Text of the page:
Land Versus Water Trafficking Routes
Despite being protected by criminal groups, smugglers experience different dangers depending on whether they transport the cocaine and timber over land or river. Transporting cocaine over land increases the smuggler’s safety by concealing the cocaine within shipments of timber traveling onto heavily used logging roads, which may be the only transport method available if there are no rivers nearby. Some Peruvian governors have permitted smugglers to use their roads to traffic illicit timber and cocaine to the Brazilian Amazon.[xxxi] However, a governor’s blessing only extends to logging roads under their authority, as opposed to most Amazonian logging roads that are maintained by logging companies. In the tri-border area of Colombia, Peru, and Brazil, there are several competing criminal groups who frequently rob vehicles, or engage in shoot-outs on these roads because of their isolation and lack of policing. [xxxii] While being comparably less frequent, roadside robberies do occur throughout the Amazon Basin, which is why smugglers prefer to use river routes.
It is significantly safer for smugglers to transport cocaine by river, although it is much slower. In higher elevations where rivers are shallower, smugglers hide packages of cocaine within commonly traded goods such as plantains and other food items[xxxiii]. But once the cocaine is moved into lower lying areas where the water is deeper, the packages of cocaine are loaded onto larger boats moving felled logs to timber processing sites. In many cases, the timber transports moving to the processing sites will carry a mixed load of licit and illicit timber[xxxiv], which will urge the boat captains to act cautiously to avoid being boarded and inspected by law enforcement. If the smugglers are caught with the contraband, they can deny owning or knowing about the cocaine on the vessel, but they will still serve a three to five-year prison sentence. This makes smuggling via larger vessels safer considering that low-level smugglers can serve up to 25 years in prison because they cannot deny knowing cocaine packages were on their small boat.[xxxv] It becomes increasingly difficult for law enforcement to detect illicit timber and cocaine as the boats get closer to the Atlantic Ocean because of the increasing size of the vessels. As these vessels increase the weight of goods they carry, it becomes more difficult to prove the boat captain’s culpability in the matter. However, in many cases, the corruption of key officials will allow contraband to circumvent most -if any- inspections.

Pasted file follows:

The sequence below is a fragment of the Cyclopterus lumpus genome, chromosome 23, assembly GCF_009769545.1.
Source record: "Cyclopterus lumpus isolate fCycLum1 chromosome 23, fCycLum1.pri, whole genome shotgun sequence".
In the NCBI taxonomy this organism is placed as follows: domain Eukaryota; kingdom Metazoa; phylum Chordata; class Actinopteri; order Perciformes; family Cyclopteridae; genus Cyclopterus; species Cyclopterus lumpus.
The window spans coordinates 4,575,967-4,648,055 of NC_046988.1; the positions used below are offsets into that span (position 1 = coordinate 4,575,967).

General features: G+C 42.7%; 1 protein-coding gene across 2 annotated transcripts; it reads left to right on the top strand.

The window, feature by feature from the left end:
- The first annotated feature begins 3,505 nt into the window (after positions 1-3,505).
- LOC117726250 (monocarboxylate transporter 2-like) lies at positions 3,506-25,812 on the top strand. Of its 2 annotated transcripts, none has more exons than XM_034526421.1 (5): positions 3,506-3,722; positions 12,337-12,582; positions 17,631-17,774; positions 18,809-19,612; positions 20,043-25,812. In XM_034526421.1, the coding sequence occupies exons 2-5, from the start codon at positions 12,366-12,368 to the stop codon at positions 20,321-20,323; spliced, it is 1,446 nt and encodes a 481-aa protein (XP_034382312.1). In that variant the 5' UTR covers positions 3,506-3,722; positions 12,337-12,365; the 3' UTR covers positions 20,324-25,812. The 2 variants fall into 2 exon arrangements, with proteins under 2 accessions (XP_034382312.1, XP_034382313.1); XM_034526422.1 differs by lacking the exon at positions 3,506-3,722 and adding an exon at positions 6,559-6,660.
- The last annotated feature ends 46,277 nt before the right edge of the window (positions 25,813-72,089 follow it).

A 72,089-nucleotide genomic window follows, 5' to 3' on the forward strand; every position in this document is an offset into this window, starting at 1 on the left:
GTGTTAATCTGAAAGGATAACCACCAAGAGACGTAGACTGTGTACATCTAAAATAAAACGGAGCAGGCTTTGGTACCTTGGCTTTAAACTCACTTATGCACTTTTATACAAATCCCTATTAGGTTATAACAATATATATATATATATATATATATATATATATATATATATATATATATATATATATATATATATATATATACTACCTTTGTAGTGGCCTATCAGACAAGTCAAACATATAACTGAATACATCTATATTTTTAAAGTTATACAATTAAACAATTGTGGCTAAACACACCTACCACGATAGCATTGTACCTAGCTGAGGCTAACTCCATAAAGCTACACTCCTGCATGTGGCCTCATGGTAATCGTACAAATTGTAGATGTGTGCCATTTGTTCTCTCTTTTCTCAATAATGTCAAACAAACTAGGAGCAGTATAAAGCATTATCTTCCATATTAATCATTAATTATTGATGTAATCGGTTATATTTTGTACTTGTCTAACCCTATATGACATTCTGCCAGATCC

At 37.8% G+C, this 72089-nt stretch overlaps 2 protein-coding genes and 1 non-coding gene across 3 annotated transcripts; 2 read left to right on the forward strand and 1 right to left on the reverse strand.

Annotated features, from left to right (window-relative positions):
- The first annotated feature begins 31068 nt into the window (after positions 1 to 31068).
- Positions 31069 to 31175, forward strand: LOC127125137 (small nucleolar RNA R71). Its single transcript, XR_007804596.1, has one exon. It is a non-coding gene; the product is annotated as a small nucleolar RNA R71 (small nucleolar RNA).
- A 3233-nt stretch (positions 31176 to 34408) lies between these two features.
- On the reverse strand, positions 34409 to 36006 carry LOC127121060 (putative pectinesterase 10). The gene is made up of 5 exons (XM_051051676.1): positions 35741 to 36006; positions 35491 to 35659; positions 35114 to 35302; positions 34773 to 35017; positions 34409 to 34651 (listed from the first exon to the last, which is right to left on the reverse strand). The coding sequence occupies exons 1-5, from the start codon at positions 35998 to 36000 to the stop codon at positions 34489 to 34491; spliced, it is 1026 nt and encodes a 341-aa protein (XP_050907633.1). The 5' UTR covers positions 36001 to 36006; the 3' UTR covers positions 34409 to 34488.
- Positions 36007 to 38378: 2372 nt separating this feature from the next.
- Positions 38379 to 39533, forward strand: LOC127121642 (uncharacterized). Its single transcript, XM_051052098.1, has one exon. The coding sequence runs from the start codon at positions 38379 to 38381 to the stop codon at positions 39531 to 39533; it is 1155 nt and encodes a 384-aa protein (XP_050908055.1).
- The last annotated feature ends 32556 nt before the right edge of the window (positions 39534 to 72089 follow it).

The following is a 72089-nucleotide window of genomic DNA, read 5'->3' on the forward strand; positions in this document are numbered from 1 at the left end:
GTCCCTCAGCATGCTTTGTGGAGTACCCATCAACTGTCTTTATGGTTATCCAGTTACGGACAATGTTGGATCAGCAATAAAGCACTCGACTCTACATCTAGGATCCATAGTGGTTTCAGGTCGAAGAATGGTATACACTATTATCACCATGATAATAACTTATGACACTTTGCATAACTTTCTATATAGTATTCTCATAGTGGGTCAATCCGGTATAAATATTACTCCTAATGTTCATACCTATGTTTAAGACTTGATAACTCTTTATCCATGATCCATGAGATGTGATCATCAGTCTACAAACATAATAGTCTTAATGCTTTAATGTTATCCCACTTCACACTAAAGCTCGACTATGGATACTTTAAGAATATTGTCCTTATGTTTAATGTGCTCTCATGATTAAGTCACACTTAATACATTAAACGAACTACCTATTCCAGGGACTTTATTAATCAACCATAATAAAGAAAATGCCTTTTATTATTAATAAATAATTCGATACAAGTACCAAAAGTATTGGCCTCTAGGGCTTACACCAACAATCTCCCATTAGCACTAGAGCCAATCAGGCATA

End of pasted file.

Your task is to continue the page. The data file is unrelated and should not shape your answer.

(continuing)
Corruption and the Cocaine-Timber Confluence
The corruption of government and industry officials plays a significant role in the trafficking of illicit timber and cocaine because of the large amount of money made in these industries. In the timber industry, the most common form of corruption is bribery, followed by fraud, abuse of office, and extortion.[xxxvi] For much of the Amazon’s illicit timber extraction to occur, a government inspector or land management official is bribed to allow the operations to continue. Truck drivers and boat captains of timber transports are also bribed to allow criminal groups to hide cocaine on their vehicles. In several cases, mayors of timber producing cities have used timber companies to traffic cocaine within shipments of plywood,[xxxvii] which further implicates the mayor’s involvement with organized crime; each time the cocaine is moved from one vehicle to another, the criminal groups pay a bribe to the new captain or driver with money that is tied to the mayor.[xxxviii]